The Journal Citation Reports (JCR) for 2010 have been out for months, but I only just now got around to creating this post. This is miles away from my World Cup of Impact Factors post from a year ago, which was published within hours of last year’s report release! Apologies for that. The above explanation covers the one “belated” of the title. Of course, the other “belated” has to do with the fact that, as always, Impact Factors for 2010 were published with a year’s delay in the middle of the summer of 2011!Controversial as Impact Factors are, they remain the main way in which journal quality is judged. The higher the Impact Factor, the more sought after the journal is, and publishing in the top journals (especially Nature and Science) can make or break a scientist’s career.So how did journals do in this yearly competition? Like last year, I have selected a few journals that I find interesting personally, and are somehow relevant to the research I am familiar with.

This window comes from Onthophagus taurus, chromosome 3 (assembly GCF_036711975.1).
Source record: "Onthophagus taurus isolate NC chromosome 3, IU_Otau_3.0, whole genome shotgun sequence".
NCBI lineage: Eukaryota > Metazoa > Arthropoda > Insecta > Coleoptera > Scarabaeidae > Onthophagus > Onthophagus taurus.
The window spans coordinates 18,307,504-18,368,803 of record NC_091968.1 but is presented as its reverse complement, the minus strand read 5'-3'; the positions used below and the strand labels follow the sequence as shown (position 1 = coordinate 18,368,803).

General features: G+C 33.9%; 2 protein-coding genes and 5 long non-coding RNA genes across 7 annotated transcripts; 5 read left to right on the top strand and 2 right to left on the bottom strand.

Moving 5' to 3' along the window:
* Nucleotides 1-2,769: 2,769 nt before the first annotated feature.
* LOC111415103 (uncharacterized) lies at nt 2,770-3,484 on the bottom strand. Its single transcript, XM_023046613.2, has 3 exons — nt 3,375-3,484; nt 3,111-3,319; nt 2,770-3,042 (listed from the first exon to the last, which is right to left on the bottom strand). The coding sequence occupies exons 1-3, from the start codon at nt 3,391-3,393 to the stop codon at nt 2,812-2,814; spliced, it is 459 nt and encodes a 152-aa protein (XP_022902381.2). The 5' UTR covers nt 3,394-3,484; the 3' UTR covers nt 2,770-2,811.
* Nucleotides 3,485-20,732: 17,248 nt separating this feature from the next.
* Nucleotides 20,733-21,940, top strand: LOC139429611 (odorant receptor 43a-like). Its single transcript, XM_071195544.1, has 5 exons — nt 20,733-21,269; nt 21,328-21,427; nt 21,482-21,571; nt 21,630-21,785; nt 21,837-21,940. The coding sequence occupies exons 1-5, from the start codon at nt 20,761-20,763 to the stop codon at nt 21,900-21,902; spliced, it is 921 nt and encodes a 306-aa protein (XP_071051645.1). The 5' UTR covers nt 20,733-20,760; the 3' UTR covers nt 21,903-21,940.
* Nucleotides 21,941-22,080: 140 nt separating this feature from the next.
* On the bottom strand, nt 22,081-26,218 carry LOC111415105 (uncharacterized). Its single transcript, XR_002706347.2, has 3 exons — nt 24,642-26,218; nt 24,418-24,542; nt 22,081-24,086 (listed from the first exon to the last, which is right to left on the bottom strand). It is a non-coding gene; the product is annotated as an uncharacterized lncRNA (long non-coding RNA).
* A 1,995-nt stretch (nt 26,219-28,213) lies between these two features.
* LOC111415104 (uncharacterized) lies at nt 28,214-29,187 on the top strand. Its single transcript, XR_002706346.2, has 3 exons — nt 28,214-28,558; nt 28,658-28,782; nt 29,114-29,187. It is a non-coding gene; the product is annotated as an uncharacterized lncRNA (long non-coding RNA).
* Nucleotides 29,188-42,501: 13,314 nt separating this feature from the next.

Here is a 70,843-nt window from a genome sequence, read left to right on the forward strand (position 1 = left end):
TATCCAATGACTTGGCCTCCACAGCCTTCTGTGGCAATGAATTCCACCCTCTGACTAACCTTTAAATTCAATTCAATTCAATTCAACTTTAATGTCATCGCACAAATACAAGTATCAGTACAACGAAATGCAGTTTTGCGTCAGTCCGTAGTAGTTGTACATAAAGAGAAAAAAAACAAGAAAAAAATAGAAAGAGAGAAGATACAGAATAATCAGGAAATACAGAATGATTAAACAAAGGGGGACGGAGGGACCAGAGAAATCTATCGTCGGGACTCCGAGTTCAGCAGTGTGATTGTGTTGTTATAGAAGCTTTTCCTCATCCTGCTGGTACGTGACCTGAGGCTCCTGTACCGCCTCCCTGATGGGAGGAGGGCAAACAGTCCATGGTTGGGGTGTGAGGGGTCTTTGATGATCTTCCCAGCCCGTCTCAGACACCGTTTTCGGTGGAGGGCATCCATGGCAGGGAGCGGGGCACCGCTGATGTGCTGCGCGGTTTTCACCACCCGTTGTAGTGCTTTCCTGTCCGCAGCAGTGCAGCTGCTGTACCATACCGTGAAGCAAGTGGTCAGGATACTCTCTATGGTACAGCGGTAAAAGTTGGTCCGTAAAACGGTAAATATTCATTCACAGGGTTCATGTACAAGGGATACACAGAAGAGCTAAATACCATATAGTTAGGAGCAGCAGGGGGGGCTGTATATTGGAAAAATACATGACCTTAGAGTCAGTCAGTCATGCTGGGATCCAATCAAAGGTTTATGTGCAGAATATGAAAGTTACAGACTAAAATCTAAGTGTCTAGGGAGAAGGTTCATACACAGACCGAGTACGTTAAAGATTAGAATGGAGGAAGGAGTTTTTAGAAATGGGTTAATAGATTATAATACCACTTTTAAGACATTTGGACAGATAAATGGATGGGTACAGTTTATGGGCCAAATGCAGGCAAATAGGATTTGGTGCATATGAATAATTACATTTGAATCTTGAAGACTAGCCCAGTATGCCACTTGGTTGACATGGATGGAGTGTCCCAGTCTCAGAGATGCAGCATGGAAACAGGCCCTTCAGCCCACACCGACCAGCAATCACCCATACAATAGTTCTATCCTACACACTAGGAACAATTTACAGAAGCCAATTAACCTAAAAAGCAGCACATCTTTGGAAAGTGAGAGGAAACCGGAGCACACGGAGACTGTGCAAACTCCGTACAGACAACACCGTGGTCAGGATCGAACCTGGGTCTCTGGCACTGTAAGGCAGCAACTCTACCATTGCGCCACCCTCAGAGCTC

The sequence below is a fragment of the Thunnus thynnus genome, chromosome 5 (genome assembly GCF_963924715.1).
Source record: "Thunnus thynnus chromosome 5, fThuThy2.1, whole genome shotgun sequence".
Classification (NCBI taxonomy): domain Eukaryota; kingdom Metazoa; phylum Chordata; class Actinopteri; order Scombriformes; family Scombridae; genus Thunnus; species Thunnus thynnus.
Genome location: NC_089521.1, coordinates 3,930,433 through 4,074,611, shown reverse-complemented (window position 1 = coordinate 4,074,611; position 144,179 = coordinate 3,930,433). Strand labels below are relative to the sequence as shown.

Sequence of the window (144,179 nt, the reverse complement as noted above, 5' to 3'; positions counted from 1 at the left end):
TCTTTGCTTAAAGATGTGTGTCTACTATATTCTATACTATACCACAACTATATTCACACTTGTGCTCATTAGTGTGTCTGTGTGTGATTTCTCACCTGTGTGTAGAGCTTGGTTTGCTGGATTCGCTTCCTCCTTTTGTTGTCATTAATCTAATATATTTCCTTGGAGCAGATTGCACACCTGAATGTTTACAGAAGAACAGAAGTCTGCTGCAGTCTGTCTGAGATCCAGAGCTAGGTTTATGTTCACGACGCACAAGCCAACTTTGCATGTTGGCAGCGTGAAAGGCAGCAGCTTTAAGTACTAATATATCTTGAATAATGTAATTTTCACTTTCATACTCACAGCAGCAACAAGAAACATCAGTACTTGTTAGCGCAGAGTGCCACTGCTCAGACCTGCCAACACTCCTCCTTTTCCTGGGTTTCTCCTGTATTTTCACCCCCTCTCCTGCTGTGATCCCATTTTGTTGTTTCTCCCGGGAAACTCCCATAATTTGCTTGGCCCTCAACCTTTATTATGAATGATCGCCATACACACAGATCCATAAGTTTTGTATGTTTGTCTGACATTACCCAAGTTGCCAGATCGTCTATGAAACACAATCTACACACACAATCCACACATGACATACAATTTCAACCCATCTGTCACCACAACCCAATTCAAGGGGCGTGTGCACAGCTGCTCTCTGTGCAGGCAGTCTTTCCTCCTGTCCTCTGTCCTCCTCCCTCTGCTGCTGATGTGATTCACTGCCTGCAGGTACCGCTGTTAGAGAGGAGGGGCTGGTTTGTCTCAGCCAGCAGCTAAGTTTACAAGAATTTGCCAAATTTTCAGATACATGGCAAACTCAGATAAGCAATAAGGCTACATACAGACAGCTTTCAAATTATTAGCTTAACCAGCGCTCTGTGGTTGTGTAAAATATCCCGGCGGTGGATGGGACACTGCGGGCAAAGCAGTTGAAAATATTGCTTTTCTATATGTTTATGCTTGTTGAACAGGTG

Journal
Impact factor
2010
Impact factor
2009
5-year
impact factor
36.104
34.480
35.248
32.406
31.152
34.931
31.377
29.747
31.777
31.090
29.495
29.065
12.472
12.916
14.376
9.771
9.432
10.591
9.667
12.125
13.327
7.836
7.479
7.314
5.517
5.759
6.251
5.512
4.725
5.263
5.460
5.132
5.617
4.877
4.926
6.326
4.411
4.351
4.610
3.601
3.451
3.399
3.565
4.064
3.961
3.129
3.042
3.200
3.029
3.428
3.787
3.021
1.695
2.377
2.371
2.574
2.491
1.735
2.384
2.025
1.600
1.694
2.033
As my friend Duncan over at O’Really pointed out, it certainly looks like the big journals are getting bigger, and the small journals are getting smaller. Information about all journals can be accessed online on the ISI website, but a subscription is required. Accessing the website through a university IP address will usually do the trick.
Have I left some interesting journals out of my table? Drop me a line and I will be happy to add any suggestions.